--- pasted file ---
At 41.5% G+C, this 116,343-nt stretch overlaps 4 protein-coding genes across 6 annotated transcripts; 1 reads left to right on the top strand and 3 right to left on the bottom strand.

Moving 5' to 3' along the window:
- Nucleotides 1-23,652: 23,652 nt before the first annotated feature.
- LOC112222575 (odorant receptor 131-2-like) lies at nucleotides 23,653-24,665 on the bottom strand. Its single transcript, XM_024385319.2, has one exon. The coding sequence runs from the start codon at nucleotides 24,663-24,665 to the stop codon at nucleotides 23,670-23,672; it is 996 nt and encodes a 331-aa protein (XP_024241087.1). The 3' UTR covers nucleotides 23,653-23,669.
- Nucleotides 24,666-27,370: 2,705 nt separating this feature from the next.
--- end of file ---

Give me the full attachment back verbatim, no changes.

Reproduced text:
At 41.5% G+C, this 116,343-nt stretch overlaps 4 protein-coding genes across 6 annotated transcripts; 1 reads left to right on the top strand and 3 right to left on the bottom strand.

Moving 5' to 3' along the window:
- Nucleotides 1-23,652: 23,652 nt before the first annotated feature.
- LOC112222575 (odorant receptor 131-2-like) lies at nucleotides 23,653-24,665 on the bottom strand. Its single transcript, XM_024385319.2, has one exon. The coding sequence runs from the start codon at nucleotides 24,663-24,665 to the stop codon at nucleotides 23,670-23,672; it is 996 nt and encodes a 331-aa protein (XP_024241087.1). The 3' UTR covers nucleotides 23,653-23,669.
- Nucleotides 24,666-27,370: 2,705 nt separating this feature from the next.